In the early morning, my life’s experiences shape my paragraphs
One of the great things about being an author is that every experience—all of life—informs one’s writing. From my childhood on a large dairy farm in Wisconsin to my decades as an emergency room physician in Florida, in one way or another, it all ends up on the page.
It’s autumn now, and I remember the chilly autumn dawns of my youth, when (as I would throughout the year) I would venture out to milk the cows. I learned discipline from this, and to this day it’s my custom to arise at 4:30. This is my preferred time to write.
When I began my college education, my discipline grew to meet the challenges of earning a degree. Schooling involves books, and I think many other authors would agree that no single activity improves writing more than reading.
As I pursued various degrees in the sciences, I experienced firsthand the functions of countless ecosystems, from the microscopic to the vast. The human body is an ecosystem within which exist many other eco-subsystems. In my novel ULTIMATE ERROR, the focus is on marine ecosystems and how they’re affected by oil spills and oil spill clean-ups.
My Ph.D. is in membrane physiology. Here are the physics within those microscopic ecosystems. The interconnectedness of things is a theme in my work.
In ULTIMATE ERROR, we witness not only the petroleum killing myriad marine species, but also man’s greed putting the destructive process into motion.
The emergency room, where I’ve worked for 30 years, is an ecosystem of a different kind. The patient is at the center of a system which includes information, medical implements and devices, drugs and fluids, maintenance staff, nurses and, of course, physicians. Flexibility is a key characteristic, allowing for quick adaptation in a rapidly changing environment.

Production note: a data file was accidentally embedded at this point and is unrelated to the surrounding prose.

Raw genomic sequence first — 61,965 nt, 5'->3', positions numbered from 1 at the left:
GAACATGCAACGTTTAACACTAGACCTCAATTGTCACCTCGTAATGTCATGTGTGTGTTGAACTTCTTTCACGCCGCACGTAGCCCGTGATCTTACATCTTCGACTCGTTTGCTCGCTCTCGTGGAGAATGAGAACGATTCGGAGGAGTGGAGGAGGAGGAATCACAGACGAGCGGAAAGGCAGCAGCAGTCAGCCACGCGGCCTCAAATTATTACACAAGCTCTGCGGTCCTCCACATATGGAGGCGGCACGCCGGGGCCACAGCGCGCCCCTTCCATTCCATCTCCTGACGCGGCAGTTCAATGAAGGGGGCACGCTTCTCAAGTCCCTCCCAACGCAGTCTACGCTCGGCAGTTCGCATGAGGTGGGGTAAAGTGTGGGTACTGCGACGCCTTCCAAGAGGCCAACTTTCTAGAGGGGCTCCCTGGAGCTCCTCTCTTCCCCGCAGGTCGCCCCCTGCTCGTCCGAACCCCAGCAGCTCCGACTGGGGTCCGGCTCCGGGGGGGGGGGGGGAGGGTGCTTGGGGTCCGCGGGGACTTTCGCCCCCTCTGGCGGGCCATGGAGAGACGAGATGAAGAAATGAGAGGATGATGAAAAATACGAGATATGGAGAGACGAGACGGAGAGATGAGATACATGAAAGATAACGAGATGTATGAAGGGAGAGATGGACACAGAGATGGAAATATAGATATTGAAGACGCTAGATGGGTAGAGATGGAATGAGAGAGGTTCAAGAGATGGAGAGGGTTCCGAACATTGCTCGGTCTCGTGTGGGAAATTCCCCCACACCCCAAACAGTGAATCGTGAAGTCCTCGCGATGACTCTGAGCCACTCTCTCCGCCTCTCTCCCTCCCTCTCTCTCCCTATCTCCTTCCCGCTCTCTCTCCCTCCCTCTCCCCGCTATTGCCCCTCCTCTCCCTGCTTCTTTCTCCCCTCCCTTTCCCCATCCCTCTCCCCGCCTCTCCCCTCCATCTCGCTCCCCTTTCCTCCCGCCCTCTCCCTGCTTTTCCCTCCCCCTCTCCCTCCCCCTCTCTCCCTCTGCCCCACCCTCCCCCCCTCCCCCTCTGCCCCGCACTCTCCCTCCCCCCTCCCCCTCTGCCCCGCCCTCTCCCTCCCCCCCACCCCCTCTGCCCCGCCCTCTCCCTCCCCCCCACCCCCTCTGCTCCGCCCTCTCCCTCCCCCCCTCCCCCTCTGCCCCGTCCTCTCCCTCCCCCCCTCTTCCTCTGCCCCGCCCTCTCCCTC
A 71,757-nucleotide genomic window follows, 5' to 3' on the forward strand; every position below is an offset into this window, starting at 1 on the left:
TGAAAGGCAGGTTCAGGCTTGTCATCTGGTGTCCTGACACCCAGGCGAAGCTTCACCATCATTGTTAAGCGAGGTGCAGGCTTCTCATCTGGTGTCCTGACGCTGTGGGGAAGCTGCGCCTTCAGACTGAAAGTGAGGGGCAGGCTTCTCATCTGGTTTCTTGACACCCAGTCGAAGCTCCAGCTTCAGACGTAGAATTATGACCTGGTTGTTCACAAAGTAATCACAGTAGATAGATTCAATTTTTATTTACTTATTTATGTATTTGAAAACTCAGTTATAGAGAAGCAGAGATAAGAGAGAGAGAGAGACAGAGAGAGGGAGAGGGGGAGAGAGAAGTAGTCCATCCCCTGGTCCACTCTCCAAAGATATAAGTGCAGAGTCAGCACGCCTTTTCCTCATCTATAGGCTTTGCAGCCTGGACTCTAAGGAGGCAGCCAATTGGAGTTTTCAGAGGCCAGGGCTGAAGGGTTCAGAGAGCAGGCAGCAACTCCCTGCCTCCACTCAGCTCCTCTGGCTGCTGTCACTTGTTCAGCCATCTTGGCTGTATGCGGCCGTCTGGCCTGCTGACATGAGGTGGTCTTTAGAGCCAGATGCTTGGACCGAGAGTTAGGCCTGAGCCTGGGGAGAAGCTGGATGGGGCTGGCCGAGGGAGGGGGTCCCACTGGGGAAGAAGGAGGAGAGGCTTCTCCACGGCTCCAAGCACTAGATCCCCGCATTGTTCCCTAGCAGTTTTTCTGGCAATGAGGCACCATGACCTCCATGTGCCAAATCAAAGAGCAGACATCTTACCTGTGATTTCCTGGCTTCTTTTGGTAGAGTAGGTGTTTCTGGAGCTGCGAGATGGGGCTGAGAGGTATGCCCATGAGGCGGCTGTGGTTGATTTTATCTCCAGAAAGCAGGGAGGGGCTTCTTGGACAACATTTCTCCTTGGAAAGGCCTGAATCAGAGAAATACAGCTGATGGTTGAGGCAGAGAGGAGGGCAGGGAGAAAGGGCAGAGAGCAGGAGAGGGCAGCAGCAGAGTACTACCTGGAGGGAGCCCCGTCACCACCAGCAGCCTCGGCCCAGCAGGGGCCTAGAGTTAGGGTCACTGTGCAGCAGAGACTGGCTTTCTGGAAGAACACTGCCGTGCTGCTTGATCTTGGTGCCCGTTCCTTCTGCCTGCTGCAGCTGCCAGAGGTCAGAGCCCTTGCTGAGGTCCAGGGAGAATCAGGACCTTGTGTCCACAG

Our oceans, lakes, and streams are the cradle of life on Earth. Too often, we compartmentalize even great disasters such as oil spills in aquatic environments. With the “help” of the oil industry, we focus on the surface. The truth is that there are billions of organisms adversely affected in these disasters. The water itself and all plant and animal life, micro and macro, are damaged.
These are the experiences and facts that inform my writing. Everything is interconnected. As a practicing physician, I see the connection between body and mind. One’s thoughts shape one’s life. Interpersonal relationships can bring great joy and/or great pain. The actions or inactions of governments affect the people. This is precisely why peace and consideration of the “other” must always be of the highest importance.
With the interconnectedness of life always at top of mind, we may go about enjoying our lives without lessening the joys of our fellows.
My upcoming novel, ULTIMATE ERROR, is about an oil spill in a sensitive, natural ecosystem. The chemistry and the physics of the disaster are important, but only the human factor can cause the ULTIMATE mistake.